Aug. 17, 2004
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Tips For Running An Effective Newsroom at a Professional Scientific Meeting

by Paul Lowenberg
Lowenberg Communications
Seattle, WA

Be a guide dog, not a guard dog

Your job is to understand the needs of the media and help them track down the people and resources they need. It is not your role to keep reporters from talking to newsmakers, tell them what questions to ask, monitor interviews, or push your own views or opinions. You should also help the speakers know what to expect from media and to anticipate questions and controversial issues. Make yourself relevant and useful to reporters. And, know when to leave them alone to do their job!

Plan ahead

Some reporters may want to interview key speakers or presenters before the meeting starts, or at least they may want to set up an interview in advance. You may also want to contact the featured speakers or presenters before the meeting to learn if and when they will be available to talk to reporters, where they are staying, how to get in touch with them at the meeting, and alerting them to advance media interest their topic.

Coffee and danish are important, but not as important as good information Keeping the coffee urn filled and ordering the pastries is not the most important job in the newsroom. Keeping the flow of relevant information coming is. Know where to find your key interview subjects either in person, by telephone or email. Have copies of papers, press releases, articles, meeting programs, abstracts or any other pertinent information readily available in the newsroom. Phone lines, fax machines, Internet connections, and copiers are important, too.

Understand how the media works

You will work with reporters from different time zones and different countries. Some will have deadlines of an hour, some a month, or some not at all. Find out their deadlines and work within them. Some will want TV interviews, others radio interviews, others telephone interviews, and others to talk with the subject in person. They may also ask you to find sources that do not agree with your interview subject. Some reporters may understand the topic as well as the people they interview; others may be clueless and need help just figuring out what questions to ask.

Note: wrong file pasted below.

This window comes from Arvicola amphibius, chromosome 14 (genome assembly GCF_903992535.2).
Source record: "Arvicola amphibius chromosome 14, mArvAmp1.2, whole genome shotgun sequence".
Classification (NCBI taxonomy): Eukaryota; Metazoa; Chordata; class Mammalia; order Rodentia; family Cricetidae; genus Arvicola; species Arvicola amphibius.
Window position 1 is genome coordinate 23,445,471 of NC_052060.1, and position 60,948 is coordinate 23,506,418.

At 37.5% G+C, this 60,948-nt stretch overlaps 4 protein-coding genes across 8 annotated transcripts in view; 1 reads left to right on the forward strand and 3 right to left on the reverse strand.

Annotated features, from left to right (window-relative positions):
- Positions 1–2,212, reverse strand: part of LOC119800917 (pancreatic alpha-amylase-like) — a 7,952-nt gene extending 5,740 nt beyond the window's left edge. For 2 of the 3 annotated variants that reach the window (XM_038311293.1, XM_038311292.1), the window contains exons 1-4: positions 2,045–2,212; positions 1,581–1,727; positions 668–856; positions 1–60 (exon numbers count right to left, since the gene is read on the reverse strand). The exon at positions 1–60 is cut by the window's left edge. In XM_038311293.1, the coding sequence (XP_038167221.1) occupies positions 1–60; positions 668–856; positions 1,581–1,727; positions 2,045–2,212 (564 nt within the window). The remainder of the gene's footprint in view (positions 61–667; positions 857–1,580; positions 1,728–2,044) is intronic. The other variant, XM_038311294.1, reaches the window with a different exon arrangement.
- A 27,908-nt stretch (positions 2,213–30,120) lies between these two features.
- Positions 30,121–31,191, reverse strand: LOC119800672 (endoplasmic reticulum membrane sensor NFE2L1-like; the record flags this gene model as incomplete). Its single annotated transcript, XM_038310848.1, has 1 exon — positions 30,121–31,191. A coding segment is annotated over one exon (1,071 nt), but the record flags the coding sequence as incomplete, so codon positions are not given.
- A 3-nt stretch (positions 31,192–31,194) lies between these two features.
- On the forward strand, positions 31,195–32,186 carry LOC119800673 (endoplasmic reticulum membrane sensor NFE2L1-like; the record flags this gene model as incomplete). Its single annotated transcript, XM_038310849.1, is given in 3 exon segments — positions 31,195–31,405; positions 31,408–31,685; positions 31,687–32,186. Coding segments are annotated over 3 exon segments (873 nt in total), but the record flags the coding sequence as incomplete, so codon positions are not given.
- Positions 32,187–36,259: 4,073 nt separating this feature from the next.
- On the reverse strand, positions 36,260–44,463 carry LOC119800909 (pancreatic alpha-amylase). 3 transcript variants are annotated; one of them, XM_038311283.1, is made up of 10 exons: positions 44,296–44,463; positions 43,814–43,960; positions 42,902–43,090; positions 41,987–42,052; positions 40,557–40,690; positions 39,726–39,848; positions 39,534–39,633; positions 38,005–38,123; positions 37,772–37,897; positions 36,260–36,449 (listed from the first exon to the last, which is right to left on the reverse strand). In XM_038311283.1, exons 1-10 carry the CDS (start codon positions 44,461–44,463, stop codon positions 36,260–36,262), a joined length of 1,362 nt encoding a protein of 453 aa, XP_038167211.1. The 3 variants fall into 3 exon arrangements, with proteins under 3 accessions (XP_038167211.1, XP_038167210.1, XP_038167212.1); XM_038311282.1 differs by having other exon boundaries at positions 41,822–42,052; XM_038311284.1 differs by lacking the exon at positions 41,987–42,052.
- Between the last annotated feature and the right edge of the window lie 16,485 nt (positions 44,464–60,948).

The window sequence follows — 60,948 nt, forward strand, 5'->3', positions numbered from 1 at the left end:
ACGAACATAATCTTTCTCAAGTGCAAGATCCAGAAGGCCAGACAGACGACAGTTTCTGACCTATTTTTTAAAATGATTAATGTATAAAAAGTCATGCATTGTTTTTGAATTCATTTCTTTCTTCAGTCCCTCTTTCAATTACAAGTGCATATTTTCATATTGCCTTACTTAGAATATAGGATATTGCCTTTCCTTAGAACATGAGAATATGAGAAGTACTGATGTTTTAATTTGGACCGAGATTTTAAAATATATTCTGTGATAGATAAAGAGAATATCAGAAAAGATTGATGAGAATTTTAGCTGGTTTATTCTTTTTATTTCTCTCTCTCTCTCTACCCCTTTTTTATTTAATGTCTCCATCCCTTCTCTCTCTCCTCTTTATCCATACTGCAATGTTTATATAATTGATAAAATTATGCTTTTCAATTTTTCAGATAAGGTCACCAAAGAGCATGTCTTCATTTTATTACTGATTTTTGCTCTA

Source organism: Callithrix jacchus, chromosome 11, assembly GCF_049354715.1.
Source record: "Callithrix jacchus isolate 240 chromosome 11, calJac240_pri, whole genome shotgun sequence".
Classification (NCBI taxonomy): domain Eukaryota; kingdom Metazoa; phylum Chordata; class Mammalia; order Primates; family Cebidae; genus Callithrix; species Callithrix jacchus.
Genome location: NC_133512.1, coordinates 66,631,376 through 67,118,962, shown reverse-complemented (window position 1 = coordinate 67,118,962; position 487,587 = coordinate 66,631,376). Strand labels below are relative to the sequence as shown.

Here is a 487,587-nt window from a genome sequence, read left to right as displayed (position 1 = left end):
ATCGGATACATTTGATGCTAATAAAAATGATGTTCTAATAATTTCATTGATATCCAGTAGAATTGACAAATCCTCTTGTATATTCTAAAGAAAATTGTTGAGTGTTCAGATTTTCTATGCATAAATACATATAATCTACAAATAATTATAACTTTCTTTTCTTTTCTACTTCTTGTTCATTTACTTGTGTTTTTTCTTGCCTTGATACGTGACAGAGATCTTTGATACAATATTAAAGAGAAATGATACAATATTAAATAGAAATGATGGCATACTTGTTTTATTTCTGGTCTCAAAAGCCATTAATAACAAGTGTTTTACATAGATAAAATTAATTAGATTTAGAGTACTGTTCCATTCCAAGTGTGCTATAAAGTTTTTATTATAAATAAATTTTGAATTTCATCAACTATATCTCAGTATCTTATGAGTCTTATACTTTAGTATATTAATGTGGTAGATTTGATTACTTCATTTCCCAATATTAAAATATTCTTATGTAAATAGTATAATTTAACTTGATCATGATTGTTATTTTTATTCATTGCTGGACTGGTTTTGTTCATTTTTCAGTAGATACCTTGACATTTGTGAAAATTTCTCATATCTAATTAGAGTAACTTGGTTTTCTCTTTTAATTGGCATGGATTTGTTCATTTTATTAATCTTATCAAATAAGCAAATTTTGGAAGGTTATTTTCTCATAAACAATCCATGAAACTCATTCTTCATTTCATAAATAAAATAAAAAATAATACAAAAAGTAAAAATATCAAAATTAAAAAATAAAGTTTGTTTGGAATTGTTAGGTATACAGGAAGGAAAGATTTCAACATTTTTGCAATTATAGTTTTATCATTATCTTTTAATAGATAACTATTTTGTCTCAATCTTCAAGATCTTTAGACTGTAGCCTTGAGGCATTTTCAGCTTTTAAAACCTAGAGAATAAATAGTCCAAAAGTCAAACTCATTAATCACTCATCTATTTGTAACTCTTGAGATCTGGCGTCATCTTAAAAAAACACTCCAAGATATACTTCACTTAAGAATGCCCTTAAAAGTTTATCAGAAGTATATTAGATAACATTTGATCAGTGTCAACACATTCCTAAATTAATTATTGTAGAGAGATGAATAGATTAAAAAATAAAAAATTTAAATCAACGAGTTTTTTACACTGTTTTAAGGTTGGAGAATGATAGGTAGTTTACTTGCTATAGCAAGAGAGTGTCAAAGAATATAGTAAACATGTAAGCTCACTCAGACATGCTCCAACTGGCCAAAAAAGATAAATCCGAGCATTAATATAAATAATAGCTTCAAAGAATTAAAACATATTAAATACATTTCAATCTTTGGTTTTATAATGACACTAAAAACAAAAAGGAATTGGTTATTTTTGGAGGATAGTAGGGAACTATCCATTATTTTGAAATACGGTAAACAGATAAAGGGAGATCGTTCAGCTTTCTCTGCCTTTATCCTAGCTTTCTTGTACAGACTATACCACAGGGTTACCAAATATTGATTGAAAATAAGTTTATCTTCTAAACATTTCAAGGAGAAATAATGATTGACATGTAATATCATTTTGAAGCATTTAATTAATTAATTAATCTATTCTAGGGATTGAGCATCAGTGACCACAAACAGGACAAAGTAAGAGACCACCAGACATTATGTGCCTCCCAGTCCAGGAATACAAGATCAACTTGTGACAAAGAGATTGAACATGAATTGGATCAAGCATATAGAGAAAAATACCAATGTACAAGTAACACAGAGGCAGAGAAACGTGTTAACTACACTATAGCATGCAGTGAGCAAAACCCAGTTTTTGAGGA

Caffeine, chocolate and sex

What talks and presentations are most likely to generate widespread media coverage? Put any of these three words in the title of a talk and you are guaranteed media coverage. Try to tell in advance which stories are likely to get good media play. Even if you do, you may still be in for some surprises about what stories are of interest. Some reporters already know what they want to cover, but others may want your help in figuring out what is important or interesting. You should also be aware of how the focus of your meeting fits into a larger context. Is what is going on there relevant to other news of the day? Could the organization's officers be useful in providing commentary about some significant event in the news? It is important to anticipate sudden requests from the news media based on current breaking events. Part of your role should be to alert speakers to be prepared for unplanned media requests.

Establish newsroom policies well in advance

Be tougher than the door guard at a New York nightspot. Establish policies for newsroom access in advance of the meeting, let everyone know clearly what they are, then stick to them. Are you willing to allow public relations or special interest people into the newsroom to meet with the media? If the answer is no, then donít let them in. Will you allow organizations other than yours to leave press materials in your newsroom? Are you willing to share your press registration list with public relations firms or other parties? These are some of the decisions you need to make before the meeting starts.





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